Lessons from NaNoWriMo

My first National Novel Writing Month (Nanowrimo) is in the books. In case you don’t know what Nanowrimo is, it’s a contest where the goal is to write a 50,000-word novel in 30 days, starting on November 1. The idea is to strive for quantity, not quality. I uploaded the first draft of my novel, Bonus Baby, on November 29. It weighed in at 53,083 words. Nanowrimo teaches lots of lessons for first-timers. Here are some:

  • Plan ahead. Start with a well-developed plot that has the potential for numerous scenes and dramatic developments. Keep in mind the number of scenes it will take to reach 50,000 words. The average daily word count required is 1,667 words. If your scenes tend to run between 1,500 and 2,000 words, you will need to develop between 25 and 30 scenes to attain the magic number.
  • Be flexible. Since quantity is the goal, feel free to experiment. Write a scene from different points of view. If you want to go off on a tangent, do it. Deadlines force the writer to find creative solutions to plot problems. You may end up inventing a new subplot or a new character. That’s okay. Make mid-course adjustments. You don’t have to stop and think about it. For me, being flexible also meant finding a way to write when our state got slammed by a freak October snow storm that resulted in the loss of power for nine days. I wrote by hand. I took my laptop to Starbucks. I wrote in the morning, which I had never done.
  • Keep moving forward. This one is really important. You cannot afford to spend time working over the same scene or trying to come up with just the right word or phrase. Perfect is the enemy of the good. If a scene isn’t everything you want, you need to move on.
  • Get to the finish line. Complete your story, even if it’s only 20,000 words. That sense of accomplishment is worth the effort.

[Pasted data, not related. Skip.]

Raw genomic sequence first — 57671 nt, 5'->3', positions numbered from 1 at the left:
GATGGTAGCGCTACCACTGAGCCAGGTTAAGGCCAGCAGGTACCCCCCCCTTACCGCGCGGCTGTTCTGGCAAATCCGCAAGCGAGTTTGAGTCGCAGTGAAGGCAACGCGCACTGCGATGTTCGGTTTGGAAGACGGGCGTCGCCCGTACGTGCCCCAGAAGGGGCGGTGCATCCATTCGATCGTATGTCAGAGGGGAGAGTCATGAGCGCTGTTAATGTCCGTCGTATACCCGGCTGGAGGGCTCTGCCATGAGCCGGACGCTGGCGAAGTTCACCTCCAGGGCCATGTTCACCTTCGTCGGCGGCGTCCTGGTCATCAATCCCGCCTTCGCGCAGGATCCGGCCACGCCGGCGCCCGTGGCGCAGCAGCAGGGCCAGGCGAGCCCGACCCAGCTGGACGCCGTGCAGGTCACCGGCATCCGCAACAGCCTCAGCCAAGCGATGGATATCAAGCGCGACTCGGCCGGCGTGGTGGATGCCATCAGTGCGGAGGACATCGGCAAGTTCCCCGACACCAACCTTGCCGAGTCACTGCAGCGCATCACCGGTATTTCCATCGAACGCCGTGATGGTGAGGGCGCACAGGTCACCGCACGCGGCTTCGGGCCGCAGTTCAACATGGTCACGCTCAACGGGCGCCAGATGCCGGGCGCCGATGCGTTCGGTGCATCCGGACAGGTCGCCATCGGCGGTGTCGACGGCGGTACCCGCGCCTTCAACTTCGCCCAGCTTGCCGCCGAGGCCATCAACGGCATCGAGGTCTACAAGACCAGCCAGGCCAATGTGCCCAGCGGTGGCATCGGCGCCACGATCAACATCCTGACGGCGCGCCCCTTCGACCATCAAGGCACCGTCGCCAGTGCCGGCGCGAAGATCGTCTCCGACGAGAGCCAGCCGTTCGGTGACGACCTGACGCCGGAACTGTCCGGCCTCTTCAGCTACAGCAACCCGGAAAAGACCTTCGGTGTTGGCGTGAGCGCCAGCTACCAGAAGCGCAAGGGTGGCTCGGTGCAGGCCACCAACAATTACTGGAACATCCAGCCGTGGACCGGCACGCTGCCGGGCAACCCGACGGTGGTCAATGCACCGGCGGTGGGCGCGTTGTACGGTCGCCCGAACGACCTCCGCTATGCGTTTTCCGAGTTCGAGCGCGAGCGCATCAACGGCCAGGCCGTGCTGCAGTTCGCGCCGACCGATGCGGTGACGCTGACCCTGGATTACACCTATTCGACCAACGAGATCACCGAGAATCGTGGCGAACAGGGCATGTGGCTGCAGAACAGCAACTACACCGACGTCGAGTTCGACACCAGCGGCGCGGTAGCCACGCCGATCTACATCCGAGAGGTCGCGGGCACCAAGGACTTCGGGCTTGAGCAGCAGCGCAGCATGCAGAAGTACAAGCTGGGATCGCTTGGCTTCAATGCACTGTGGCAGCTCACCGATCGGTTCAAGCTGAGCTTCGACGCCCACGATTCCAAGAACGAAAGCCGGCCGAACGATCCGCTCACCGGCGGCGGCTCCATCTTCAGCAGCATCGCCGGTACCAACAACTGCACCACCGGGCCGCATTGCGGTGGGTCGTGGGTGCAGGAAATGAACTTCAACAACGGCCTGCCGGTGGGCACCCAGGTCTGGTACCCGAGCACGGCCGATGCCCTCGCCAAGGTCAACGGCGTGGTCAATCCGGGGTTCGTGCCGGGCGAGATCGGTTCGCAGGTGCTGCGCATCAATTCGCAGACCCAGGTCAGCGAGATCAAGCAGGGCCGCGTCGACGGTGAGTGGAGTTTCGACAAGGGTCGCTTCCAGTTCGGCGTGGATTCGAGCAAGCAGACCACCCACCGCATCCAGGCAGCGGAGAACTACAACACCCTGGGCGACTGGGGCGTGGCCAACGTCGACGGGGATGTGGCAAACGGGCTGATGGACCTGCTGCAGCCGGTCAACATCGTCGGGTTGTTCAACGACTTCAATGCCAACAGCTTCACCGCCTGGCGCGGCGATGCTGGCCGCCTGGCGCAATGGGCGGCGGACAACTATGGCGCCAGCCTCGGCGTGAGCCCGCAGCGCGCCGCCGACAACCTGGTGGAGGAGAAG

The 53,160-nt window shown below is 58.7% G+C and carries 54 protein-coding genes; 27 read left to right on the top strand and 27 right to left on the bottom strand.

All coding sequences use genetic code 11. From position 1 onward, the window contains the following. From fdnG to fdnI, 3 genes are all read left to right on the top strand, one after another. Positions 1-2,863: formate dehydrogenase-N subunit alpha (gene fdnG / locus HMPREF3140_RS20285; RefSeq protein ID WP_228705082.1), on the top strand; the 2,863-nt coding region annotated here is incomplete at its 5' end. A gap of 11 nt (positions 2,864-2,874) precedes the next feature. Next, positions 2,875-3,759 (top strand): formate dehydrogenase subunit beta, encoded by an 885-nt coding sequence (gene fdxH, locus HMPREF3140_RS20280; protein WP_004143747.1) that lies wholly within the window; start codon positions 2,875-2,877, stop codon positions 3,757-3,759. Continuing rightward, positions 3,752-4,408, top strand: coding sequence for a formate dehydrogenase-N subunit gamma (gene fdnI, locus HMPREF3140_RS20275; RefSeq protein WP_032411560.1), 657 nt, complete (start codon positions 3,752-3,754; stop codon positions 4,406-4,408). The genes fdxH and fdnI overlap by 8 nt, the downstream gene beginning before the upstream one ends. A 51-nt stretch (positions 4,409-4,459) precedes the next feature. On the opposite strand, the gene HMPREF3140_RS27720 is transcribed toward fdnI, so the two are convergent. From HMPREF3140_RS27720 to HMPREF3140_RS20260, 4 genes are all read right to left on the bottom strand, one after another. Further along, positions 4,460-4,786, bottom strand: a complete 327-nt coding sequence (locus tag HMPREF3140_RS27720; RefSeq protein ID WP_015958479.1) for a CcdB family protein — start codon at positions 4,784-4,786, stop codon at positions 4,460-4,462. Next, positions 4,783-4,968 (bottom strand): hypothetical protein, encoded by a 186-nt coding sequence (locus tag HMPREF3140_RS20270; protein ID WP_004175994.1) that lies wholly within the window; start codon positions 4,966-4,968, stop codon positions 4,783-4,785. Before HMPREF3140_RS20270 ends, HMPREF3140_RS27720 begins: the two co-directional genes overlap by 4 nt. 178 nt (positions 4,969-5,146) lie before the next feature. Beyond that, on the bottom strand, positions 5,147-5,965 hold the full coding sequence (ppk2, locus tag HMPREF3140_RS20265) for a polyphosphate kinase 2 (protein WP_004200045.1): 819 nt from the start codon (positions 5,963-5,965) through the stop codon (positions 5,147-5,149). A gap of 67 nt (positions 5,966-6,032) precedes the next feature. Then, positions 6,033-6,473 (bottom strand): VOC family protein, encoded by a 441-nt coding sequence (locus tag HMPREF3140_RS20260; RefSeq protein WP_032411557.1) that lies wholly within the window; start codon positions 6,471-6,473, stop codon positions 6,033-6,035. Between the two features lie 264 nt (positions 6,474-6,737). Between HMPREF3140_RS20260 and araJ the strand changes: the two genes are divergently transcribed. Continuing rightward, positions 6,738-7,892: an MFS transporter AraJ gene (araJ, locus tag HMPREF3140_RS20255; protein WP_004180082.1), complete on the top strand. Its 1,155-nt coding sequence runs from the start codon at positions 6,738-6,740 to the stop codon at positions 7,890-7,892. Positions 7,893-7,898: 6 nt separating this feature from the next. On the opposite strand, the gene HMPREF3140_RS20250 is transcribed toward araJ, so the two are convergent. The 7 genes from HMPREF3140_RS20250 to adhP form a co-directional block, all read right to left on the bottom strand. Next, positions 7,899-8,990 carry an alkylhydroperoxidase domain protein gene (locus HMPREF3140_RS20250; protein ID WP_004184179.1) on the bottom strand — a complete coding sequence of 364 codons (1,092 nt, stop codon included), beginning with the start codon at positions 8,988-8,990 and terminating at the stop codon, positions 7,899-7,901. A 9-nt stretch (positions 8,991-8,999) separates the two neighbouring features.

• Reach out to other Nanowrimo’ers in your region. I met a lot of great people and learned a lot by attending writing sessions, participating in online forums, and it’s comforting to know you are not alone.
  • Remember at all times: it’s a first draft. It’s not a Pulitzer Prize or National Book Award winner. You can always go back to it later and fix the problems.

Above all, I found that Nanowrimo teaches discipline and good work habits. It’s easy to blow off your work-in-progress when you come to a roadblock or you just don’t feel like writing. Nanowrimo teaches you the daily writing habit. Although I’m a believer in daily word counts, I tend to write in creative bursts. I may not write for five days and then knock out 7,000 words on the weekend.

Would I do it again? Absolutely. Now I need to go somewhere quiet and conjure up a plot for next year’s contest.

Have you ever done National Novel Writing Month? How did you find your experience? What did you learn?

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2 Comments

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2 responses to “Lessons from NaNoWriMo

  1. NaNoWriMo 2013 was the first time I ever seriously tried writing a novel. It was a whirlwind of staying up late to meet my word quota and frantically ignoring my inner editor. It was great fun and a terrific challenge!

    Your advice to plan ahead yet remain flexible definitely rang true for me.

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